He went to WVU - where he plans to one day get his degree in business when his baseball career is over - for three years in part because he never wanted to go anywhere else.
"He's just a hitter," said Greg Van Zant, Gyorko's coach at WVU. "I think if they ever tested him they would find out that he has exceptional eyesight. And he comes from just a great family. He's had excellent upbringing.
"We treated him like any other recruit, but I knew from the beginning he wanted to come to school here. In the three years he played for us before he was drafted, he never missed a game. He is so tough. There was one game we played, I think it was in Cincinnati his freshman season. He fell on his shoulder trying to get to a grounder and could barely lift his arm. I tried to take him out of the game, but he wouldn't come out.
"The next inning he doubled to right."
Gyorko was the runt of a family of three boys. One older brother, Scott, played inside linebacker on a WVU football team that went to three bowl games. Jedd watched all three from the stands.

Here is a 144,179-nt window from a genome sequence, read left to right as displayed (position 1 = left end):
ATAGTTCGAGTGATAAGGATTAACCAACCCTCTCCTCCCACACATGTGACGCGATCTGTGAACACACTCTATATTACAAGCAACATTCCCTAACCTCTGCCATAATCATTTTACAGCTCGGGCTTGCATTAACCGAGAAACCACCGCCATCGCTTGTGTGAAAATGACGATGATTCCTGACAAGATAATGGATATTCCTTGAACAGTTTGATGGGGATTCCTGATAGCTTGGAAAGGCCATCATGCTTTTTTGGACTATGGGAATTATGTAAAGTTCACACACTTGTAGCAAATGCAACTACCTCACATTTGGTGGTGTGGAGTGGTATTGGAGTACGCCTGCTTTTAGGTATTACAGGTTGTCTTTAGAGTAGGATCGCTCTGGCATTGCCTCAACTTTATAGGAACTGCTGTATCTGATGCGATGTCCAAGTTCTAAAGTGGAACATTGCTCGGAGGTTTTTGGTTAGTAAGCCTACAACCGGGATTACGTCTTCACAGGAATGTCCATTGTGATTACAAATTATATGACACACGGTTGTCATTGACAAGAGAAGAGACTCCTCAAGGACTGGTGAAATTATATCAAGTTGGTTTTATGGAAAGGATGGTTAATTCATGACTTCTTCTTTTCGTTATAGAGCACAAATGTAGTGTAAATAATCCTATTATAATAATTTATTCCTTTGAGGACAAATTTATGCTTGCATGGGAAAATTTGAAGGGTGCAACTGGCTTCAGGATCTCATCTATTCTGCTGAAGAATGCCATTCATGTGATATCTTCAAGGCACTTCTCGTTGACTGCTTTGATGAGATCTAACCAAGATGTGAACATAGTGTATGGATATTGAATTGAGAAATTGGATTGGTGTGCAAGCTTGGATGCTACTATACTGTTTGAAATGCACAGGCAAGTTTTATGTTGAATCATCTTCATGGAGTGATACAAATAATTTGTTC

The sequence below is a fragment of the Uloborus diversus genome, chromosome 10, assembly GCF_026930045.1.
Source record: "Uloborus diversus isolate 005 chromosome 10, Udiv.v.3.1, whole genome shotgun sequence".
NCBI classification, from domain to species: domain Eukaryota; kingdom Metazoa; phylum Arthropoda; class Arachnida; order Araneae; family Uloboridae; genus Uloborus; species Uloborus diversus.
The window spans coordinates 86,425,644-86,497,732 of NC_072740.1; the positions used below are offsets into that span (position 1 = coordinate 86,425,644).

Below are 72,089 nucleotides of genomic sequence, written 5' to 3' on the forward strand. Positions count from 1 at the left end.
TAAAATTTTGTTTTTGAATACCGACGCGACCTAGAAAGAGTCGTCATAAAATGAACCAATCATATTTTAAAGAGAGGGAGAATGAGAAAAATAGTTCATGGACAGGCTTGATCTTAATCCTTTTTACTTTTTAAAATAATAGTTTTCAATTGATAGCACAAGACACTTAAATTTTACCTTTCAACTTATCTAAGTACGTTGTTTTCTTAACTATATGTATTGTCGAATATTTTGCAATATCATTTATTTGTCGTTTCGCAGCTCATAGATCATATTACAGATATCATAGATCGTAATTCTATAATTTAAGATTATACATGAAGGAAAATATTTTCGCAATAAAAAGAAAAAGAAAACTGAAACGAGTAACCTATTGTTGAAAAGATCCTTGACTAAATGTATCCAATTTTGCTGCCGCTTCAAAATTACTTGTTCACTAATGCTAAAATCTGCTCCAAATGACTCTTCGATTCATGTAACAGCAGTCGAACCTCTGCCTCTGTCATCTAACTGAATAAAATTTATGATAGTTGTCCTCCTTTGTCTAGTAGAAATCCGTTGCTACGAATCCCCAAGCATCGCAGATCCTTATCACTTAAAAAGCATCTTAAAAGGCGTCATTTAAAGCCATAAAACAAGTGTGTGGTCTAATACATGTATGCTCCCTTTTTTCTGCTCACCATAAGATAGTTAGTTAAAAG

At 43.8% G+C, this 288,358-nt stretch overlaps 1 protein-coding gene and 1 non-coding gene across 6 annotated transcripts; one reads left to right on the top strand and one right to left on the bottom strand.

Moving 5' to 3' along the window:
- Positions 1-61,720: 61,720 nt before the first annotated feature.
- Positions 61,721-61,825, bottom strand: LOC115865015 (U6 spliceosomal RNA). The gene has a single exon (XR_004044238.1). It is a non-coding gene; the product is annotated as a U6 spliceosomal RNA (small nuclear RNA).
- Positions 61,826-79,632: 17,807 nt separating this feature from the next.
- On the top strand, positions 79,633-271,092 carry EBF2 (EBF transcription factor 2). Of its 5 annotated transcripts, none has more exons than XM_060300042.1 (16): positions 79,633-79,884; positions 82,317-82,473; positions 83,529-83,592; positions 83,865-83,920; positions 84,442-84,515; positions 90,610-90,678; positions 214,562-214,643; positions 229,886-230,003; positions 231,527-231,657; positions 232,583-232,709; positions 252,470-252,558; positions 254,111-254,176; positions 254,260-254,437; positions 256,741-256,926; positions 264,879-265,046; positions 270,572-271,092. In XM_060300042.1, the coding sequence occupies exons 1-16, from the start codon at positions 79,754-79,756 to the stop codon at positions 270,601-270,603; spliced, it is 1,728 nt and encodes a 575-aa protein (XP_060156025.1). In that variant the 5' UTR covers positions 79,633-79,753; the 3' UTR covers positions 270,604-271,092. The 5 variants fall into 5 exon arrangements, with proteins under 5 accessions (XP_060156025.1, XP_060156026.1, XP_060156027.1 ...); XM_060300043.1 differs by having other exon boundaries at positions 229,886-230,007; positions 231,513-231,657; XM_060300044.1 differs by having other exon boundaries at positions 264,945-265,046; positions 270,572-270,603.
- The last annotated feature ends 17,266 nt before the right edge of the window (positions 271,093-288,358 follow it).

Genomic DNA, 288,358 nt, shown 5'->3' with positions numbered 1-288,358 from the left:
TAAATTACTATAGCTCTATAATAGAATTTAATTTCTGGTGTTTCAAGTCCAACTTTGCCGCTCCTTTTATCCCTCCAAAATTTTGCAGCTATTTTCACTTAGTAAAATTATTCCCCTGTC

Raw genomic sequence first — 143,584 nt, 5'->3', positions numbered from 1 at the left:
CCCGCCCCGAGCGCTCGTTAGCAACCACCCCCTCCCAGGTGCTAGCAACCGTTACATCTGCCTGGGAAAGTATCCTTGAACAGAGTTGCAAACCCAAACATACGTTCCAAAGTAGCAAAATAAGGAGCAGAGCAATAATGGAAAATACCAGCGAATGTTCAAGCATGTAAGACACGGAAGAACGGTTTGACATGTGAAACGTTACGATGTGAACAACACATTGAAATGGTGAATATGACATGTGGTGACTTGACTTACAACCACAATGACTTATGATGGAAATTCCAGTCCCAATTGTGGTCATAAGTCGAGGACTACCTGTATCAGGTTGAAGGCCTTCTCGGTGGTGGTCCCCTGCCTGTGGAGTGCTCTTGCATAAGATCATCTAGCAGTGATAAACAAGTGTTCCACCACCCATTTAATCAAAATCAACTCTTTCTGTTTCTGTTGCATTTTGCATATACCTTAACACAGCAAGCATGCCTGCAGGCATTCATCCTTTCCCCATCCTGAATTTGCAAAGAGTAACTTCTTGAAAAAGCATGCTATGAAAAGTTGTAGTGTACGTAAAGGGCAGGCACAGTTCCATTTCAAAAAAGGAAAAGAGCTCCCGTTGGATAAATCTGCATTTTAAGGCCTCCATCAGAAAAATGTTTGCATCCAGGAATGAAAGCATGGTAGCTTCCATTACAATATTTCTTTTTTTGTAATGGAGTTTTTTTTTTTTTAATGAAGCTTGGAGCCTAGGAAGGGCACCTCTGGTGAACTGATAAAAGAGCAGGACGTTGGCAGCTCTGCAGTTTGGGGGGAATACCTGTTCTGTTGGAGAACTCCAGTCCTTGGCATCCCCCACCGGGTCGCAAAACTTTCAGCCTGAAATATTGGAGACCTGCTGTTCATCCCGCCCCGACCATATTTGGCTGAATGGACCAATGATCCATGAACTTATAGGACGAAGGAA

"I played football [quarterback and wide receiver] and basketball in high school," said Gyorko, who's now a 5-foot-10, 210-pound middle infielder. "We weren't that good and I had to give them up whenever it was time for baseball."
On the job
"He's a blue-collar worker," Padres broadcaster Dick Enberg said, "the kind of player who is going to give you everything he's got every day."
And that's exactly what Gyorko did - until June 10, when he suffered a groin injury and was placed on the disabled list. He stayed there for the rest of June and into July.